Working there was very competitive. I noticed that when time came to take a professional registration exam, my colleagues always seemed to pass the first time. This exam is still notorious for being difficult. I was told that fewer than 9% passed it in one try; but at our firm, more like 100% of the takers passed. I knew I had my work cut out for me.
My turn to take the exam finally came. Three years of internship, references, and an accredited degree are generally required to qualify to take the exam. In my case, however, I qualified with only two years of approved work experience. Next thing I knew I was off to Austin, Texas to sit for the written exam.
I had studied and prepared very well. I felt confident and a lot more relaxed than my friends. Following two days of testing, I waited several weeks for the results. One fine day, a letter arrived from the Texas Board of Architectural Examiners, with the box checked “PASS!” I was so relieved and proud all together at the same time. But I was still not a registered architect; I also had to pass the design test.
For this exam, you’re given a total of 12 hours to design and draw up a building design. The exam designers very carefully craft the building type and the exact nature of the design problem. So, off I went again to Austin, this time for one test that started at 8:00 A.M. and ran through 8:00 P.M. It is amazing just how fast twelve hours fly by, truly a great challenge to go non-stop and complete.
Again after a few weeks, my letter from the board arrived. This time the box check said something different: “PASSED, REGISTRATION SHALL FOLLOW.” The day I had dreamed about for most of life had finally arrived. I was now a registered architect! Still am.
Award-Winning Design for Pace Foods Headquarters
I had proven myself time and time again at my job by simply doing two things: completing all assignments and solving problems. One day as I was walking past one partner’s office, a hand grabbed my arm and I was put in charge of my first building project design for a very important client: Pace Foods.
Again, like taking the exams, the responsibility was mine alone to succeed or fail. No one can really help you with the very personal experience of design, other than offering counsel and well wishes. I did feel pressure; this was the first building I had ever designed professionally, and for a prominent San Antonio family’s business. As always, with hard work, not giving up, and lots of praying, inspiration finally came for a concept and viable design solution.
Next, I had to put this building concept into a set of construction documents for the contractor. After several months, my team was finished and construction time arrived. My building looked so good and worked so well, the client’s business greatly improved. Production increased and a renowned product in the city just seemed to get better and better.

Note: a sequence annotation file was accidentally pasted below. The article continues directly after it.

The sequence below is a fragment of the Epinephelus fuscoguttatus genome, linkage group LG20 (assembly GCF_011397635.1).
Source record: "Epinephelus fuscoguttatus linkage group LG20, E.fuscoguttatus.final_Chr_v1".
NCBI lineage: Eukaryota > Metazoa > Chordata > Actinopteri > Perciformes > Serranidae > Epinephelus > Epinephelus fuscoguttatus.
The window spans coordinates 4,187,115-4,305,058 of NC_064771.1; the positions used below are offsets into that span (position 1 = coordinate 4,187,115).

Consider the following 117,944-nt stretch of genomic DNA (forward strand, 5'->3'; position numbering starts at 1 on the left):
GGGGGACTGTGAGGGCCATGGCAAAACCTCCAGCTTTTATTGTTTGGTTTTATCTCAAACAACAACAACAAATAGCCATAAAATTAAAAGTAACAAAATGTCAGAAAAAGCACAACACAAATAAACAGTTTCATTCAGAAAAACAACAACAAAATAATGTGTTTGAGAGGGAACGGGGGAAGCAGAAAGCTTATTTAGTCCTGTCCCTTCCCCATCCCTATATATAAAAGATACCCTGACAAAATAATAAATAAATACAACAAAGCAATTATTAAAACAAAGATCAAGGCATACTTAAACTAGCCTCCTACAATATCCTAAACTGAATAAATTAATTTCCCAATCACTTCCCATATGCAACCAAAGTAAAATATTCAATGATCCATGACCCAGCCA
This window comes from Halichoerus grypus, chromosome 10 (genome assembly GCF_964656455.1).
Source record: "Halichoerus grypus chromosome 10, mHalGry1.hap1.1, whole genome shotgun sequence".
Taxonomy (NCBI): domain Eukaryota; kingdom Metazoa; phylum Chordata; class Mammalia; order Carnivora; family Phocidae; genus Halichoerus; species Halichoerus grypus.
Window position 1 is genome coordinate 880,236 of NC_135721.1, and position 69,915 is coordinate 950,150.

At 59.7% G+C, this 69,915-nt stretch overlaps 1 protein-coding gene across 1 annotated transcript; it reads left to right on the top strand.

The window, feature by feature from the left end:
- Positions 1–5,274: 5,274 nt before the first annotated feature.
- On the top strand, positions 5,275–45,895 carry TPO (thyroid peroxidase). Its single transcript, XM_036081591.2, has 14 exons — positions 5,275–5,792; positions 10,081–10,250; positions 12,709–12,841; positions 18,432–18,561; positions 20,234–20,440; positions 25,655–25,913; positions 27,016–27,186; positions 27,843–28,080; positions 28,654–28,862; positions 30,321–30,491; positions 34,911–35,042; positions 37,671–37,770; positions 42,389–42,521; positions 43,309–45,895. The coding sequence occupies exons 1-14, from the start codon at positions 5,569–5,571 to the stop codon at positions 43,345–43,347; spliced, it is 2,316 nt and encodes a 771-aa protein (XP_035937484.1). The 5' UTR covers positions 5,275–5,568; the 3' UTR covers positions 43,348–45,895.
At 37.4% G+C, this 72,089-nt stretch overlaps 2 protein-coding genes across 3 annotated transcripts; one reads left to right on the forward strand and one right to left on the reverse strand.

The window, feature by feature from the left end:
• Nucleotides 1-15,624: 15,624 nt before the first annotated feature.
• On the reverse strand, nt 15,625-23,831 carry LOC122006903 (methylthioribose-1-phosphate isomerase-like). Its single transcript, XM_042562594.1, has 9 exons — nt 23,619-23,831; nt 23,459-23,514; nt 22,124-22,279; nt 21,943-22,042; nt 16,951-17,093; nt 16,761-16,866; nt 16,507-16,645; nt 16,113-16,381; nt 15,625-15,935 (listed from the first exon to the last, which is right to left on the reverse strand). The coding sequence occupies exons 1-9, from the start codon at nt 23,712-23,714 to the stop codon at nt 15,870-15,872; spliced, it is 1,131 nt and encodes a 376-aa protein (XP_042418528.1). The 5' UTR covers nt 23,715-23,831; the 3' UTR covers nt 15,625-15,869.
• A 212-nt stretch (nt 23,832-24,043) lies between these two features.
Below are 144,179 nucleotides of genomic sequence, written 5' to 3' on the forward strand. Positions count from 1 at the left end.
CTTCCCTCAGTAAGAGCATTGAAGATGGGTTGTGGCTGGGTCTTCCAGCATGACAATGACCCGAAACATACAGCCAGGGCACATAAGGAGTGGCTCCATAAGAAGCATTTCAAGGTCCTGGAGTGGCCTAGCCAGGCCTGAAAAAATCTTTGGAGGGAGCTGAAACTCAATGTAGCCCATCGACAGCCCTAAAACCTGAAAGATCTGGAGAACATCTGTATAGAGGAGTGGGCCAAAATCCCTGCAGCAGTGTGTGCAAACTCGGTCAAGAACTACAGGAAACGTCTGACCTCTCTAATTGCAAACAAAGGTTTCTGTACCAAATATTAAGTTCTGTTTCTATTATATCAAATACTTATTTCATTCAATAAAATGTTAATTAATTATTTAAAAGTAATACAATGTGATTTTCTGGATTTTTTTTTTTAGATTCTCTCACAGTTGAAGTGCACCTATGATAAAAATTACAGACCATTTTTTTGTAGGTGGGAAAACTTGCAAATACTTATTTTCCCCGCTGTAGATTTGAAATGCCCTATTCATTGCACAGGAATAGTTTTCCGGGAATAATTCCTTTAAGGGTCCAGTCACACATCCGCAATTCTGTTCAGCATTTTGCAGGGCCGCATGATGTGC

This project did so well that it was submitted for a design award to the local chapter of the American Institute of Architects. Later that year we learned that we won. I was so proud of this achievement. Every now and then when I visit my old firm, I always take a moment to scan the walls filled with awards and find the one with my design project named, proving that I am officially an architect.
Designing Functional Public Buildings in Bexar County
As the ’80s ended, I went out on my own for a short time. Eventually, one of my bigger clients, San Antonio Housing Authority (SAHA), hired me. I also married a beautiful girl named Yvonne Morin. By the early ’90s, married for a few years, I was named a senior project manager and stayed at SAHA through the decade. In 2004, I left to spend about a year as the Bexar County Architect, managing several projects.
I decided in 2005 that working again in the private sector would be much more fulfilling. I have been able to continue to provide service to the county on several public projects including designing courtrooms for the Bexar County Courthouse, an opportunity not many architects in the city ever receive.
In 2009, I acquired my third license, for sustainable design, which makes me a certified designer of green buildings. In today’s competitive market, these three licenses empower an architect to produce a more intelligent building. I am now glad that I worked hard to pass this additional licensing exam, despite being much older than when I was first tested. My age made no difference at all, desire and hard work again brought me important new credentials.
Today, I continue to work as an architect in private practice, making a difference for the built environment, especially school design. I look forward to helping make new schools better and safer for this generation of students.
As I look at the all the youngsters in school districts where our firm is working now, I cannot help but think back to when I was a student just like them. Though good fortune would sometimes come my way, most of all hard work and not giving up generated my career achievements. I hope today’s young people have the same desire in making their way to achieve their dreams.
Colonel María del Rosario Hernández Tijerina
Retired Army Nurse
From the Heart of the Westside
Retired Colonel María del Rosario Hernández Tijerina was born and raised in the ghetto of San Antonio, Texas. But she had never heard her “barrio” (neighborhood) called that until 1972, her senior year at Incarnate Word University (then still called College), when she was beginning her successful career as a nurse and a soldier. While visiting patients in the historic and culturally rich Westside, a professor informed her of the lowly status of the area where María, up to that point, had spent her entire life.